Stuart Crane from the United Nations Environment Programme emphasises the need to ensure that SIDS are ready for climate change and highlights two examples of ecosystems-based adaptation projects working to achieve this.
Priya Chattier from the Australian National University discusses the vulnerability of women to poverty and its effects, and showcases some social protection programmes that are helping to address inequality in SIDS.
The University of Queensland’s Karen E McNamara; Disaster Resilience, L.L.C.’s Sarah Henly-Shepard; Woodrow Wilson Center’s Roger-Mark De Souza; and University of Colombo’s Nishara Fernando present reasons to refute the framing of SIDS as ‘too late to save’.
Oxfam’s Shirley Laban describes the local, national and international partnerships underway in the Vanuatu NGO Climate Change Adaptation Program.
The Global Environment Facility (GEF) outlines programmes which show how financing has enabled a number of countries to develop and advance a strong enabling policy environment for climate risk management at community level.
UN Women discuss the links between weather-related disasters and gender, including the increase in gender-based violence in the aftermath of natural disasters, and solutions to ensure that the needs of women and girls are mainstreamed into emergency response.
Anna Lisa Jose and Delfin Ganapin from the GEF Small Grants Programme emphasise the importance of community-based projects in advancing sustainable development and advocate for the voices of communities to be brought to the SIDS Conference.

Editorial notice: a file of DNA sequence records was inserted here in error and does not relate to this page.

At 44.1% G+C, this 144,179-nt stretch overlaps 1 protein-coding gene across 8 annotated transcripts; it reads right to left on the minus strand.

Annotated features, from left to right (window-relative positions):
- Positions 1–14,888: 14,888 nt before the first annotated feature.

Political scientist Aris-Georges Marghelis highlights the legal implications of sea level rise and argues that maritime boundaries should remain fixed regardless of changes to the coastline.
Terra Sprague of the University of Bristol and Nicholas Watts of the Commonwealth Human Ecology Council (CHEC) and Freie Universität Berlin, describe a SIDS partnership – open for involvement - on collaborative projects for education and research for sustainable development.
The United Nations Convention to Combat Desertification (UNCCD) describes how sustainable land management could offer a low tech, low cost adaptation strategy that can be flexibly implemented in all SIDS.
The Pacific Calling Partnership’s Jill Finnane cites President Anote Tong of Kiribati and Prime Minister Enele Sopoaga of Tuvalu as examples of inspirational leadership to move the global community to action on climate change.
The Secretariat of the Pacific Regional Environment Programme’s (SPREP) Amber Carvan provides a personal take on the opening day of the Third International Conference on SIDS, as a newcomer to UN Conferences.